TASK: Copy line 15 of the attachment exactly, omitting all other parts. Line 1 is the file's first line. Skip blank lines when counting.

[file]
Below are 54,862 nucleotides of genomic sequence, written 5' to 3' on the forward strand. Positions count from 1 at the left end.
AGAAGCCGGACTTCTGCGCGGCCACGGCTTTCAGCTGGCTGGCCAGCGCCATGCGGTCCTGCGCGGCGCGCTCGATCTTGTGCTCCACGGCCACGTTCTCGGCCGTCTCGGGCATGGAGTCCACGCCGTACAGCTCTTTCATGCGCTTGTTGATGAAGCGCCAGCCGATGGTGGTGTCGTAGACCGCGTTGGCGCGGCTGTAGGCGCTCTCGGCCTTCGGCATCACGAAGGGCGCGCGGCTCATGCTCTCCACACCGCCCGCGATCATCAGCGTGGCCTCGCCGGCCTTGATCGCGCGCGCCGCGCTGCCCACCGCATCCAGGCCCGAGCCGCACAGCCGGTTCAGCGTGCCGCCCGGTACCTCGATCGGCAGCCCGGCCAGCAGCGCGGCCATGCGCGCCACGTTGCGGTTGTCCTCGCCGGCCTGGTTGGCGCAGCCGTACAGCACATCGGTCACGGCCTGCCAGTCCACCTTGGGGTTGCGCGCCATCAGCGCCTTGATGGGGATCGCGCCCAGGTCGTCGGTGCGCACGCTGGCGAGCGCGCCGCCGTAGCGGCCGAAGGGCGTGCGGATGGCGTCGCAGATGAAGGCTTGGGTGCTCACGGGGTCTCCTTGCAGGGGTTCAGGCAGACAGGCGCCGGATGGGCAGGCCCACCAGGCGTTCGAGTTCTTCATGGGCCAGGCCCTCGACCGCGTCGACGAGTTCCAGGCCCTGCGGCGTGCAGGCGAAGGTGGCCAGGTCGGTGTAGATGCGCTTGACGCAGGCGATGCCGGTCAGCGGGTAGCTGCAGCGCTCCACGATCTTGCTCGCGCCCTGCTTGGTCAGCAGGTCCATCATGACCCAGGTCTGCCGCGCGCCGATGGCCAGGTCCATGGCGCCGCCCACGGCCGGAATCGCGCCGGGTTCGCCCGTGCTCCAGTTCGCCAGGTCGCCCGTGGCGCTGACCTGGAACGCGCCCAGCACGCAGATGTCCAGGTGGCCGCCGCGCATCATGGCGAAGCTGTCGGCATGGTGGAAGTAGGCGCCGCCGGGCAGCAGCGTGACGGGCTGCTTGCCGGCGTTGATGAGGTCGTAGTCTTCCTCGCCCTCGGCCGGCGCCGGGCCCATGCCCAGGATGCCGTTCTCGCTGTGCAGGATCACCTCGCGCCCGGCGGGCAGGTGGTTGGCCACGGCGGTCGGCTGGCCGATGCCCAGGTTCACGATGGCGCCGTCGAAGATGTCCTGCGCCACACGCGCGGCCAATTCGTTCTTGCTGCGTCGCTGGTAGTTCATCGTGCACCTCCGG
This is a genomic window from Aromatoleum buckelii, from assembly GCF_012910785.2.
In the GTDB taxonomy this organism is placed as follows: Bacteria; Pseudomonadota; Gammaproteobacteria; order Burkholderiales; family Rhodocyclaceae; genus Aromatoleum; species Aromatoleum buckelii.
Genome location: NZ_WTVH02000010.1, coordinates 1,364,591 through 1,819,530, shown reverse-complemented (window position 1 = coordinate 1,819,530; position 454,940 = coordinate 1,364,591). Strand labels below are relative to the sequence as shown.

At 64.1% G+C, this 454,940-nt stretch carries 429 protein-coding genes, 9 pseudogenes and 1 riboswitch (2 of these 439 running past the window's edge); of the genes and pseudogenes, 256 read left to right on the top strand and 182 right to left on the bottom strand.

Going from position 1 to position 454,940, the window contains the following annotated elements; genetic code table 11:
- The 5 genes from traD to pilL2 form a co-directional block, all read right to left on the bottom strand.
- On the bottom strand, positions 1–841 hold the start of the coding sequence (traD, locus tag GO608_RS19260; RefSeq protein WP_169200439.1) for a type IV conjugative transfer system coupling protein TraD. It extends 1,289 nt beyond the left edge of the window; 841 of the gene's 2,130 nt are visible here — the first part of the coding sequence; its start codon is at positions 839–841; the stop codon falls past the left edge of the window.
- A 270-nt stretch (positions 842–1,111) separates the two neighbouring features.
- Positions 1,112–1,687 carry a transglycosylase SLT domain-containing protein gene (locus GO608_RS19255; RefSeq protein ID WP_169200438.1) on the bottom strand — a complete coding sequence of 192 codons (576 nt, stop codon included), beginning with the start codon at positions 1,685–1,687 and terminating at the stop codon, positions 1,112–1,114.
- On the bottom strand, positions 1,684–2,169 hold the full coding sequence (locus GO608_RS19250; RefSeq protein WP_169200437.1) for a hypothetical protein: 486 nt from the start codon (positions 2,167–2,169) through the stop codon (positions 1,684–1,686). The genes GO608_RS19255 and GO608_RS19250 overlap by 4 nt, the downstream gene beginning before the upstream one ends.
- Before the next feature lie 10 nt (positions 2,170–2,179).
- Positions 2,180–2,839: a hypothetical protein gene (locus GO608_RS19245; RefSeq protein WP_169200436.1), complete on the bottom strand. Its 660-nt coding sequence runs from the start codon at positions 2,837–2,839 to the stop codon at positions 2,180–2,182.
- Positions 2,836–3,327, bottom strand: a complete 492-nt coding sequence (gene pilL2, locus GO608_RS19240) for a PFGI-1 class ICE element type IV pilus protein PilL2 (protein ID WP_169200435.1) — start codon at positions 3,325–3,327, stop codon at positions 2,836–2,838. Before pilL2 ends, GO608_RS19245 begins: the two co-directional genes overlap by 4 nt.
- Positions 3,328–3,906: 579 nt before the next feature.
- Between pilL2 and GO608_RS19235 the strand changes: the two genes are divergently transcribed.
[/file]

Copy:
- Positions 2,836–3,327, bottom strand: a complete 492-nt coding sequence (gene pilL2, locus GO608_RS19240) for a PFGI-1 class ICE element type IV pilus protein PilL2 (protein ID WP_169200435.1) — start codon at positions 3,325–3,327, stop codon at positions 2,836–2,838. Before pilL2 ends, GO608_RS19245 begins: the two co-directional genes overlap by 4 nt.